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Airplane food tastes different, why?

Many people find being up in the air an unpleasant experience, from uncomfortable seats with little leg room to unappetizing meals. Why does the food that airline companies serve taste bland or unappetizing? It might not be the airline’s fault that the food tastes bland. Two factors can affect the taste of food: lack of humidity and lower air pressure.

Air Canada - International Flight Meal Source: Wikimedia Commons

Air Canada – International Flight Meal
Source: Wikimedia Commons

From the moment you leave the ground, the flavours of food become manipulated. This is due to the change of altitude and pressure of the plane. Taste and smell are one of the first senses to change at higher altitudes. Since one of the factors that can alter the flavours of the food is smell, it makes sense that taste will also change at higher altitudes. The pressure in the cabin of the plane dries out the nose first. A small area of mucous membrane that lines the inside of the nose contains olfactory nerves. It has hair-like projections that can detect smell. Olfactory nerve endings can be affected by the reduced humidity. In the parched air cabin, the odour receptors does not work properly and the effect of it makes the food taste twice as bland.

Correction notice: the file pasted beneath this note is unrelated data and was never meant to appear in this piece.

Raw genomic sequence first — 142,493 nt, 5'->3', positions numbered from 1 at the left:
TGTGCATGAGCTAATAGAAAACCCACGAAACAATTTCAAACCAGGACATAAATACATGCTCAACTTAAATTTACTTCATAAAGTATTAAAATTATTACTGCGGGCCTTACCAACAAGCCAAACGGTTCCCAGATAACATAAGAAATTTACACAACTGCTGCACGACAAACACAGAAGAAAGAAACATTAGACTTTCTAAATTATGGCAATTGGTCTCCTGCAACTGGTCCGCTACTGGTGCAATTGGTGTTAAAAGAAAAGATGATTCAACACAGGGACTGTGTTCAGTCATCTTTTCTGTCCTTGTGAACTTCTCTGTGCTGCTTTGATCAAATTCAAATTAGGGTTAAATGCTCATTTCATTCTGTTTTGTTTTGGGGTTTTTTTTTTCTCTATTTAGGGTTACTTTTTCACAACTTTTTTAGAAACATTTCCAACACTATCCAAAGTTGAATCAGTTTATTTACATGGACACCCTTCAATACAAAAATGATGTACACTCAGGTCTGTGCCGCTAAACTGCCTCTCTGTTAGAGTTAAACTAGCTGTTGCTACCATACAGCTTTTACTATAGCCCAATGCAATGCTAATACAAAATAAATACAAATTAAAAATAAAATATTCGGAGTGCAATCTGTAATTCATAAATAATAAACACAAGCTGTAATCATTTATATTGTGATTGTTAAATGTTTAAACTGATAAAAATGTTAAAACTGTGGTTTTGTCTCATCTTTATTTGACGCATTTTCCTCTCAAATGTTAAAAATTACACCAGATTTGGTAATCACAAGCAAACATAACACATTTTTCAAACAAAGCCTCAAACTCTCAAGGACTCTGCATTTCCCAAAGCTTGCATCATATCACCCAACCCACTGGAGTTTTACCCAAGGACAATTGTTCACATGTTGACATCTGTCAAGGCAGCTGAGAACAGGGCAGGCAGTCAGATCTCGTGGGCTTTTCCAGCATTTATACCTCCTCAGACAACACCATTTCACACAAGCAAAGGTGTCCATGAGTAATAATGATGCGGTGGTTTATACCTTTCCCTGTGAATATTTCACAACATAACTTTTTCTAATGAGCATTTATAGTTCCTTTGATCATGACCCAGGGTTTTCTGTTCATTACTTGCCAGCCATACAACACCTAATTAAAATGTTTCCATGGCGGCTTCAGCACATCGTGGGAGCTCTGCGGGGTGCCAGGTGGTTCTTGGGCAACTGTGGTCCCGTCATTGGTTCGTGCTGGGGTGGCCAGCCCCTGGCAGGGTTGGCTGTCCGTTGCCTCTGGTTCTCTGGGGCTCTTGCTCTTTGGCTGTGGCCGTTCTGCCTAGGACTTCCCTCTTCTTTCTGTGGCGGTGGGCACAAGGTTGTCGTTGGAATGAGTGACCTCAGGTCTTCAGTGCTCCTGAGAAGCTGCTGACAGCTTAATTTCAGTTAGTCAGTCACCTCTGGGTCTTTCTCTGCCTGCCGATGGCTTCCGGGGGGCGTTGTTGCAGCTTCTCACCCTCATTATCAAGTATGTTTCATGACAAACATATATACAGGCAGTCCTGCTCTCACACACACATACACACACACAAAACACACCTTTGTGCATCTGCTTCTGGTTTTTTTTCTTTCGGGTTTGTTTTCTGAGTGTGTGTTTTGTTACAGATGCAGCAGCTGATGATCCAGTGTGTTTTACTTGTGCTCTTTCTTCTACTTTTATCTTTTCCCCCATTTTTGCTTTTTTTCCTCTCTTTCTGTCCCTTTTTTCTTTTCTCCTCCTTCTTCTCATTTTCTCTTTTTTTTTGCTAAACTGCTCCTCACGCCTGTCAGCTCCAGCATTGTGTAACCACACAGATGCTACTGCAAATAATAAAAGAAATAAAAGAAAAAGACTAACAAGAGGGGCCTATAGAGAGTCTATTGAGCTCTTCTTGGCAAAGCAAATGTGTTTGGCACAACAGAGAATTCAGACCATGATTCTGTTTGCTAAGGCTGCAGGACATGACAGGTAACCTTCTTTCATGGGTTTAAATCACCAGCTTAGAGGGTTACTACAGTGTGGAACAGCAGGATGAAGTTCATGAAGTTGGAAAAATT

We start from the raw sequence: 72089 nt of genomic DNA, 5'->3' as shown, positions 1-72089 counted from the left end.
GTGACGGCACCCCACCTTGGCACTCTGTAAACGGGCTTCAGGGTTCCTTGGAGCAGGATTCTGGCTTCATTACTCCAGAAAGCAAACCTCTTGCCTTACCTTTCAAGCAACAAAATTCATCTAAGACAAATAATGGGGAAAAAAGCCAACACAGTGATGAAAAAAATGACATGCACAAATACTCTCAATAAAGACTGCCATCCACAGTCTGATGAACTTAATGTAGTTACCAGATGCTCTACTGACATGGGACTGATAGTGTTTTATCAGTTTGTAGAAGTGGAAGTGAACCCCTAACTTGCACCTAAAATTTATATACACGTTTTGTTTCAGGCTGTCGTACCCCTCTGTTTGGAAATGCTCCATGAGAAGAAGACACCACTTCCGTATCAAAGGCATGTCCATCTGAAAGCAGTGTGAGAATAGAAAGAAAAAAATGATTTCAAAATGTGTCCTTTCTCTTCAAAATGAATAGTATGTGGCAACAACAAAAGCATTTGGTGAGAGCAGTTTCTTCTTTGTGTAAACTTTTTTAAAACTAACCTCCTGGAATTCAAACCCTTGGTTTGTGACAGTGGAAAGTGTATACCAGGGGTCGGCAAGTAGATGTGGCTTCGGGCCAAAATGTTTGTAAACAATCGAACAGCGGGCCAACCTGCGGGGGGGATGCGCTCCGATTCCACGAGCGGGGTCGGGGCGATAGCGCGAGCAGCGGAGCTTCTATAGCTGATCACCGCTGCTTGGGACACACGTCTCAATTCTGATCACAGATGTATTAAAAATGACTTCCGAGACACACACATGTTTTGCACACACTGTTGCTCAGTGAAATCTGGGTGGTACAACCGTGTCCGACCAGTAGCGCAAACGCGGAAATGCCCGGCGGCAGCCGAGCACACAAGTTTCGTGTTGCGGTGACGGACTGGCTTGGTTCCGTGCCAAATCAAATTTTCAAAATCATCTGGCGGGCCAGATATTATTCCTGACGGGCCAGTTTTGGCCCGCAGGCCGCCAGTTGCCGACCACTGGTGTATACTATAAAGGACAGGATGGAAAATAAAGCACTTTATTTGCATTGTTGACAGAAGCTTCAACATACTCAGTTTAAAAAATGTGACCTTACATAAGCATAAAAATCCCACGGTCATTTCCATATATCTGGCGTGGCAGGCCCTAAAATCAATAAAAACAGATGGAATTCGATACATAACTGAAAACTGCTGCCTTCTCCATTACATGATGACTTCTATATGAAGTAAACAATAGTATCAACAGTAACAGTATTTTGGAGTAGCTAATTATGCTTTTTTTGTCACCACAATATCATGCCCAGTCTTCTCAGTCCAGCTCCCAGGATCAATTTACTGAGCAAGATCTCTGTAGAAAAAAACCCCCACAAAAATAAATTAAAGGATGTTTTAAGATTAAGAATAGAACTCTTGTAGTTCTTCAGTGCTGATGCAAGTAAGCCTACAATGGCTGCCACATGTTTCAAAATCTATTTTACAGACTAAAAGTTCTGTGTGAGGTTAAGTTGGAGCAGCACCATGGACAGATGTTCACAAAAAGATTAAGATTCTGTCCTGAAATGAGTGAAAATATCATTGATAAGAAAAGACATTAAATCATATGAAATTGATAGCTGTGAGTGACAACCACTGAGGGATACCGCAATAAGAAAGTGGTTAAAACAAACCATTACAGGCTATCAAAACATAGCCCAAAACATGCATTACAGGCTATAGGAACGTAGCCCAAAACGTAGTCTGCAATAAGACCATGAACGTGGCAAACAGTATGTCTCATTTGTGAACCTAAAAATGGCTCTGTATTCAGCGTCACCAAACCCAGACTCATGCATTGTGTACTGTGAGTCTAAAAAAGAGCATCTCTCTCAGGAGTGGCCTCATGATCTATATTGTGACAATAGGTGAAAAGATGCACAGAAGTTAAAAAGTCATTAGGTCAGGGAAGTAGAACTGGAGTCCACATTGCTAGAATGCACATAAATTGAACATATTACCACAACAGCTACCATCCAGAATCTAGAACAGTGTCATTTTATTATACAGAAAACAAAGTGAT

Olfactory Nerves in the Nose Source: Wikimedia Commons

Olfactory Nerves in the Nose
Source: Wikimedia Commons

As the plane is ascending to higher altitudes, the change in air pressure will numb about ⅓ of the taste buds in your mouth. Taste buds contain many different types of taste receptors, each type detects one of the five basic tastes: sweet, salty, sour, bitter, and unami. Food in the mouth stimulates the receptors and triggers a nerve impulse in the nearby nerve fibre which are connected to cranial nerves. These signals are sent to the brain and the brain interprets the combination of impulses from taste and smell receptors. But before the impulse is sent to the brain, taste molecules must be dissolved in the saliva in order to reach and stimulate taste receptors. At high altitudes, the water content of saliva decreases and becomes more concentrated and viscous. This leads to dry mouth. Dry mouth makes it hard for the taste receptors to bind to taste molecules.

The combination of low humidity and pressure reduces the sensitivity of the taste buds and olfactory nerves that’s in our nose. No wonder why the meals that airlines serve taste different than meals eaten on land.

Here’s a video explaining how smell and taste are needed in order to taste the flavours in our food uploaded by chichin85:

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– Elice Xie